Announcement

Collapse
No announcement yet.

EU Commission President Ursula Von der Leyen: Chinese cyberattacks on EU hospitals ‘can’t be tolerated’

Collapse
X
 
  • Filter
  • Time
  • Show
Clear All
new posts

  • EU Commission President Ursula Von der Leyen: Chinese cyberattacks on EU hospitals ‘can’t be tolerated’

    EU Commission President Ursula von der Leyen has accused China of leading a spate of cyberattacks against hospitals in Europe during the coronavirus outbreak, stressing that the EU will not “tolerate” such malicious activity.

    The accusations were levelled at the conclusion of an EU-China summit on Monday (22 June), which brought together von der Leyen and Council President Charles Michel with Chinese counterparts Premier Li Keqiang and President Xi Jinping for talks via videoconference.

    “We have seen cyber attacks on hospitals and dedicated computing centres,” von der Leyen said, adding that she “pointed out” to Premier Li and President Xi that such attacks along with China’s disinformation campaign in Europe “cannot be tolerated.”

    Days ago, China was widely reported to be the perpetrator of cyberattacks on Australia’s government and institutions. “A state-based actor with significant capabilities” had launched attacks on “essential service providers and operators of other critical infrastructure,” Prime Minister Scott Morrison said at the end of last week.

    NATO & EU warning

    At the beginning of June, members of the NATO alliance released a statement condemning “destabilising and malicious cyber activities directed against those whose work is critical to the response against the pandemic, including healthcare services, hospitals and research institutes.”

    The comments from the Alliance came after an April statement from the Commission’s foreign affairs chief Josep Borrell, who said “malicious cyber activities” had been recorded across Europe’s healthcare sector, including phishing and malware distribution campaigns, scanning activities and distributed denial-of-service (DDoS) attacks.

    Neither the Commission nor NATO however identified the victim nor the perpetrator of the attacks at the time.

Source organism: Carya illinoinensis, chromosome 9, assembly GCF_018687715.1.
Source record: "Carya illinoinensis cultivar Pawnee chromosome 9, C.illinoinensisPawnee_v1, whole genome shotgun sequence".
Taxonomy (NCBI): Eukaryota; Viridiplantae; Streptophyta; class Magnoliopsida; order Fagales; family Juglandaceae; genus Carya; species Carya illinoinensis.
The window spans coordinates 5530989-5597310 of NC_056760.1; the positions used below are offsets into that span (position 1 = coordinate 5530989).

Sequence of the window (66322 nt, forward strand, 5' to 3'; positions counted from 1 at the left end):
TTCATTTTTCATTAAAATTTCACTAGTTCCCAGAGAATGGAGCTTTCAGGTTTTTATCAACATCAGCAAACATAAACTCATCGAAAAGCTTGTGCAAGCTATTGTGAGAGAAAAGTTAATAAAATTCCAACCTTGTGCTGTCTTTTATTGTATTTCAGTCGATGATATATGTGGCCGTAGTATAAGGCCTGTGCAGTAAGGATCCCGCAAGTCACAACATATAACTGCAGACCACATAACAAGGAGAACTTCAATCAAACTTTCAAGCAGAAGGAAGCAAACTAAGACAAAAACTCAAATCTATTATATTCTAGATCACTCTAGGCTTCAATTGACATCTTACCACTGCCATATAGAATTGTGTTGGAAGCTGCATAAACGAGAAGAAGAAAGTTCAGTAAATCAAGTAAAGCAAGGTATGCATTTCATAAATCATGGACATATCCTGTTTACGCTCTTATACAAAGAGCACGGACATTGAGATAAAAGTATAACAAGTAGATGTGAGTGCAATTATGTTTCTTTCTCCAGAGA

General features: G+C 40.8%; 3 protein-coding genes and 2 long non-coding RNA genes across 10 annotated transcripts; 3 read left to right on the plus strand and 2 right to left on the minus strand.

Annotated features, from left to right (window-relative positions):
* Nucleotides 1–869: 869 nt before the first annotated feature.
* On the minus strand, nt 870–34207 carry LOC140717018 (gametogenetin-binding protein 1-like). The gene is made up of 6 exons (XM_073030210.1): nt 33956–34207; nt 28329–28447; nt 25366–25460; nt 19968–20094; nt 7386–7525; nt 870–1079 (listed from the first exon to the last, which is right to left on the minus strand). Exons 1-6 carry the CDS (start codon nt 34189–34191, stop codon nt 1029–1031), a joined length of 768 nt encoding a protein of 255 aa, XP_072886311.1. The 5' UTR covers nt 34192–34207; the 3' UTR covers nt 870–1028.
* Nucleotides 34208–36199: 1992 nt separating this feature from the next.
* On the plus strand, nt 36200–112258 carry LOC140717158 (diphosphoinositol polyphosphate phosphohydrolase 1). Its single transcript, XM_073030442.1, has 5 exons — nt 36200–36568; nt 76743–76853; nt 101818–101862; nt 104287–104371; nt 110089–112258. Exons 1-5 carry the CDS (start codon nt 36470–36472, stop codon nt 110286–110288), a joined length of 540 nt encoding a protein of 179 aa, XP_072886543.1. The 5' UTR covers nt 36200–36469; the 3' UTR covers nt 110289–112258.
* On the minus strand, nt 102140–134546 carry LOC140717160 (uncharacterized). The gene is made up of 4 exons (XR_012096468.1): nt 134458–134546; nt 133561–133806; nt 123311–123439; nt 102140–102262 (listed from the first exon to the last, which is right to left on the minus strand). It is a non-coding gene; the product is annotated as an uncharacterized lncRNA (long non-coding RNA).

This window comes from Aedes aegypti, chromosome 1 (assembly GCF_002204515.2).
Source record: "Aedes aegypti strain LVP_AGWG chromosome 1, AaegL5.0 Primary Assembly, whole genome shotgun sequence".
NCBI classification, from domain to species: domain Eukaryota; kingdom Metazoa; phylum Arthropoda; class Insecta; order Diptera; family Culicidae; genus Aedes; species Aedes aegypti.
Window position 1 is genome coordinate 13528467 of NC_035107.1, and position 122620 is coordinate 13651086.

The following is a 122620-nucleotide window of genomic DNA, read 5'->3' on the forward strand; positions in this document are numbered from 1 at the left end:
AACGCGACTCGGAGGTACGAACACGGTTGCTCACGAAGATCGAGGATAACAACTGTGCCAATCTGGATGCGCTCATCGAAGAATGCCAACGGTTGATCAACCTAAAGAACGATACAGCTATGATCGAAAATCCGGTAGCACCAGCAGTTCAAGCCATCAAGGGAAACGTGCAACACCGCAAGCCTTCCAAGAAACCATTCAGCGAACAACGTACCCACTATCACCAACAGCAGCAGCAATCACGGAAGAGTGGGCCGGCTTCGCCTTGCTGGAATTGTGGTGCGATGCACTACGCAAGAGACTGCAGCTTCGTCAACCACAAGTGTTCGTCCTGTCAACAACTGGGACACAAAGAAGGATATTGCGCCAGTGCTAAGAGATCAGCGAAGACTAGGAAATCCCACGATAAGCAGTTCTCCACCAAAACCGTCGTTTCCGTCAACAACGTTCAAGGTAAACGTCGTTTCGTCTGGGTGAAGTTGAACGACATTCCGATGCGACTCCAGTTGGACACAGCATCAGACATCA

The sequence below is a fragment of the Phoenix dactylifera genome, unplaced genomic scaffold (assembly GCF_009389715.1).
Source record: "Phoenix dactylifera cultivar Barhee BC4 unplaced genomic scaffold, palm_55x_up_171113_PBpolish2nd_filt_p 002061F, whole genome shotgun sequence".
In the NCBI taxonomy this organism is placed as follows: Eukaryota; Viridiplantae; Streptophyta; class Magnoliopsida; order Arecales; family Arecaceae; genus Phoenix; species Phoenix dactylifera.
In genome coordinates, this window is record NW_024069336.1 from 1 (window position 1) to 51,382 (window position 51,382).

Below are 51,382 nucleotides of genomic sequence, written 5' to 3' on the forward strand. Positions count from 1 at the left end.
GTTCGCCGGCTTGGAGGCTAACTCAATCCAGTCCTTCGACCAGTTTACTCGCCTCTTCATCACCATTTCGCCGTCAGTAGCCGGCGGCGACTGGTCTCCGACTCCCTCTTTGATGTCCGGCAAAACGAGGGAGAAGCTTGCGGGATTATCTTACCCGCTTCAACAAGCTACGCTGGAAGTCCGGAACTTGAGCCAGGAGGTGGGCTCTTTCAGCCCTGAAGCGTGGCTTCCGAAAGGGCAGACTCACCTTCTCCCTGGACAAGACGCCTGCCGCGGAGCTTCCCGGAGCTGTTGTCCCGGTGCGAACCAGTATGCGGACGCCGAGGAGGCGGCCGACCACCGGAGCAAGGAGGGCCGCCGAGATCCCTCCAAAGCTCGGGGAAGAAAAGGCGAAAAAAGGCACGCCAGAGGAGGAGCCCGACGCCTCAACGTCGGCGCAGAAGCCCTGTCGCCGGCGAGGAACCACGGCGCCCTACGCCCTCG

Prague attacks

    A week before Borrell’s statement was issued, EURACTIV journalists in Prague reported that authorities in the Czech Republic had registered attacks on critical national infrastructures in the country, with the National Cyber and Information Security Authority (NÚKIB) issuing a cybersecurity warning.

    The authority stated that crucial Czech communication and information systems across medical facilities had been exposed to large-scale cyberattacks attacks.

    The attacks had been unsuccessful however, said Health Minister Adam Vojtěch. After the news broke, Czech media had widely levelled accusations against Russia, whose embassy in Prague reacted by calling the allegations “fake news”.

    US Secretary of State Mike Pompeo had even entered the debate on cyberattacks against Czech hospitals, but refrained from calling out any particular state actor.
    EU Commission President Ursula von der Leyen has accused China of leading a spate of cyberattacks against hospitals in Europe during the coronavirus outbreak, stressing that the EU will not "tolerate" such malicious activity.
    “Addressing chronic disease is an issue of human rights – that must be our call to arms"
    Richard Horton, Editor-in-Chief The Lancet

    ~~~~ Twitter:@GertvanderHoek ~~~ GertvanderHoek@gmail.com ~~~
Working...
X